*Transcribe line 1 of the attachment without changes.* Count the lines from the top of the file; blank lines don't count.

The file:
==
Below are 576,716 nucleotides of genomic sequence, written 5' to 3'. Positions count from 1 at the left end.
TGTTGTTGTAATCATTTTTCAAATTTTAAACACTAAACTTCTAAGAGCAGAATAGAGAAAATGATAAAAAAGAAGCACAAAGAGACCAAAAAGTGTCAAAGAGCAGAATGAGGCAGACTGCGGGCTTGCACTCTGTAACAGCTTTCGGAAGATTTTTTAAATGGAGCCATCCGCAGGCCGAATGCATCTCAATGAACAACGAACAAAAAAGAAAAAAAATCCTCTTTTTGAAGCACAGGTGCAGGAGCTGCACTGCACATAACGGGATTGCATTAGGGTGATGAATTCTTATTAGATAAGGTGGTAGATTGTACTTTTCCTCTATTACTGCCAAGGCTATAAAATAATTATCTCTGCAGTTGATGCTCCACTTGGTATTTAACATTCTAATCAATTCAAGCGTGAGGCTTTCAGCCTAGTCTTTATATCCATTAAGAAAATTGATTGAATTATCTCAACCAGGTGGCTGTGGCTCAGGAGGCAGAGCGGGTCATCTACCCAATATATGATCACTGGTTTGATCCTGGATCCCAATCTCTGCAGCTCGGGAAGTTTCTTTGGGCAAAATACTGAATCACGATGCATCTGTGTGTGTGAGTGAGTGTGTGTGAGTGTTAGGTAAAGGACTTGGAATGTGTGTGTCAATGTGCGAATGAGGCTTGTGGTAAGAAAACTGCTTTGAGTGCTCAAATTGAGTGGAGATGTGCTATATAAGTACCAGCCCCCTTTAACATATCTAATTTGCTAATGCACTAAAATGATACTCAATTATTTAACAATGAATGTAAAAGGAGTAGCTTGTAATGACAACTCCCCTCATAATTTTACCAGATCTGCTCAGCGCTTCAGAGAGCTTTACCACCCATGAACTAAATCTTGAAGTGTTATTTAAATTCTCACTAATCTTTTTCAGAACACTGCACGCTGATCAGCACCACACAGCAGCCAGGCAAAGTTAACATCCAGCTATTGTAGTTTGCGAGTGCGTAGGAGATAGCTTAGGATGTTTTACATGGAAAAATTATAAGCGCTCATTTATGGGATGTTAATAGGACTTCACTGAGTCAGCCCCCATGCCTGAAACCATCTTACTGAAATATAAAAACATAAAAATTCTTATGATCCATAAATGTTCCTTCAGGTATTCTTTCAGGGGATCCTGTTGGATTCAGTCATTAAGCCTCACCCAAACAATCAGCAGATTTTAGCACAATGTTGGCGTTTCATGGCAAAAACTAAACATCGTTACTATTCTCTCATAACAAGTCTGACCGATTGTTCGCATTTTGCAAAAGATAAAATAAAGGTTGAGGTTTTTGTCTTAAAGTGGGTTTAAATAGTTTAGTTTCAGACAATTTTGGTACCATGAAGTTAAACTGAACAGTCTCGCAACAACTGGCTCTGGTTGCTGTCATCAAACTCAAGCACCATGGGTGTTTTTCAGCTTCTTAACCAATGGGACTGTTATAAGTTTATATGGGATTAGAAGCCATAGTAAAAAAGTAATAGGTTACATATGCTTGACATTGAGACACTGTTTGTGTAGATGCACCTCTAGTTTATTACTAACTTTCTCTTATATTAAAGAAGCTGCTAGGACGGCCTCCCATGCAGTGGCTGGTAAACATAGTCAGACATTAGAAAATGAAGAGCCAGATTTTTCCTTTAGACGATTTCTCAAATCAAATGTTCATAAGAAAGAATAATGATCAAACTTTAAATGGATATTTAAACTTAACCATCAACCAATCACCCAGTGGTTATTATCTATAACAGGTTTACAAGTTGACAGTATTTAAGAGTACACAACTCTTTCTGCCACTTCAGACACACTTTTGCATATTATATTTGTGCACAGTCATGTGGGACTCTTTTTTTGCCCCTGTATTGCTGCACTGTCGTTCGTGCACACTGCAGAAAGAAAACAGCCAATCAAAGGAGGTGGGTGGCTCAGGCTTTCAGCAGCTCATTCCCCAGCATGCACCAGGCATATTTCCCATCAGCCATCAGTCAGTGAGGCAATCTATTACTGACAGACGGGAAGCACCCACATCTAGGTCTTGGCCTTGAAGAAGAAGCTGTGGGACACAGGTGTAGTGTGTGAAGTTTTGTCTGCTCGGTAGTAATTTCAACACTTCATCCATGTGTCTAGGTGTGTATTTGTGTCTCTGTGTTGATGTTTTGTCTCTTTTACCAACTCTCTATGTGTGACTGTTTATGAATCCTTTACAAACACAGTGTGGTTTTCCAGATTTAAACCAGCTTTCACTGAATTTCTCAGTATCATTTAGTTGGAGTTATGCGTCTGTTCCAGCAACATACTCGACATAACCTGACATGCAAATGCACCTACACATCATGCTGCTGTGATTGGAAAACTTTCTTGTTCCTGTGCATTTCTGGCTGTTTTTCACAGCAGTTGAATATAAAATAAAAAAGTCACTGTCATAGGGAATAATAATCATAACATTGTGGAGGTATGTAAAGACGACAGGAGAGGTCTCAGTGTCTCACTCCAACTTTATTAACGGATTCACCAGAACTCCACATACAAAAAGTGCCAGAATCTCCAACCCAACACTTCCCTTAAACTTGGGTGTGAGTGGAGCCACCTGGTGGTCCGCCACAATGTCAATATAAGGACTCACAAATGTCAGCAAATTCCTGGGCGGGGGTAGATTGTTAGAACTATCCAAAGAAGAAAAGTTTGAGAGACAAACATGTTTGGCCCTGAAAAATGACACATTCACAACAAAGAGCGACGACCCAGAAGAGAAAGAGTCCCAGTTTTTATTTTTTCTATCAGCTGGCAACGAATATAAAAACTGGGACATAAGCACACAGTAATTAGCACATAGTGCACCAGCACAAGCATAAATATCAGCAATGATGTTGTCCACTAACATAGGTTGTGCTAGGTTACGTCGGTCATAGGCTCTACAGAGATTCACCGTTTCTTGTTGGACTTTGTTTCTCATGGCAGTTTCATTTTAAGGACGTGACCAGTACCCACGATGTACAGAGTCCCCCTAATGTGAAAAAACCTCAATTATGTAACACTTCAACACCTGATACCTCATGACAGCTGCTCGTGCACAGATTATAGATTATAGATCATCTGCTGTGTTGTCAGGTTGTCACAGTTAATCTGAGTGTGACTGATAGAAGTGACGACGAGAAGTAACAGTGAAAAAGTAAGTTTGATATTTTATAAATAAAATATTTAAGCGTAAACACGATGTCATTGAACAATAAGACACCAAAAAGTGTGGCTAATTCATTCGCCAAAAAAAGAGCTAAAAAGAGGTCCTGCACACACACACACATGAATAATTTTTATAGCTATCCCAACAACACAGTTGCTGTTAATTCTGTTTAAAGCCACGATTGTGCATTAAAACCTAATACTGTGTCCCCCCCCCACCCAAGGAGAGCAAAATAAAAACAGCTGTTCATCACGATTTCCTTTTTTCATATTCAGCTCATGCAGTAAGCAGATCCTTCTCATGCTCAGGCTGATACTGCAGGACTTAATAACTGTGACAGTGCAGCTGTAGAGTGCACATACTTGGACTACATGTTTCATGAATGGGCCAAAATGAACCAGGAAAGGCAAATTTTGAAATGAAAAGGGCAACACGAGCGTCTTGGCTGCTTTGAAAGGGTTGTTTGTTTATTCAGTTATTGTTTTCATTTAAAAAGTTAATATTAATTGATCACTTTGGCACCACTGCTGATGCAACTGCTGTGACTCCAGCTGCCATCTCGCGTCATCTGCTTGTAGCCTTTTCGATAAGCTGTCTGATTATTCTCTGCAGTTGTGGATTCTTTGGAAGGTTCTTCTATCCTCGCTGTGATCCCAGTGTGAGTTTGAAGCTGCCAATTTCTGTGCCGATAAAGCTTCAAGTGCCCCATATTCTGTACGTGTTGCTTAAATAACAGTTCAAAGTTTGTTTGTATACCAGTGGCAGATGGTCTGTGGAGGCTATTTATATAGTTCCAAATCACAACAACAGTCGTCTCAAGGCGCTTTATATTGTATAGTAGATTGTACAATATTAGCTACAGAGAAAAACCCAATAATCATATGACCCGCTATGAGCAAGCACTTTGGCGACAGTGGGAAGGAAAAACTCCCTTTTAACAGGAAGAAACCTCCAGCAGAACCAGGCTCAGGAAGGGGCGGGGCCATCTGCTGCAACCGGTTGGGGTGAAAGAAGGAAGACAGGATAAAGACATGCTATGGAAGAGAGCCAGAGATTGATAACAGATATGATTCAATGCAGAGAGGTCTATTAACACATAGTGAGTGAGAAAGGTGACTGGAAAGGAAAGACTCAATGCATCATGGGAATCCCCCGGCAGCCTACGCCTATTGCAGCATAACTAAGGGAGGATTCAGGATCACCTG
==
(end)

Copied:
Below are 576,716 nucleotides of genomic sequence, written 5' to 3'. Positions count from 1 at the left end.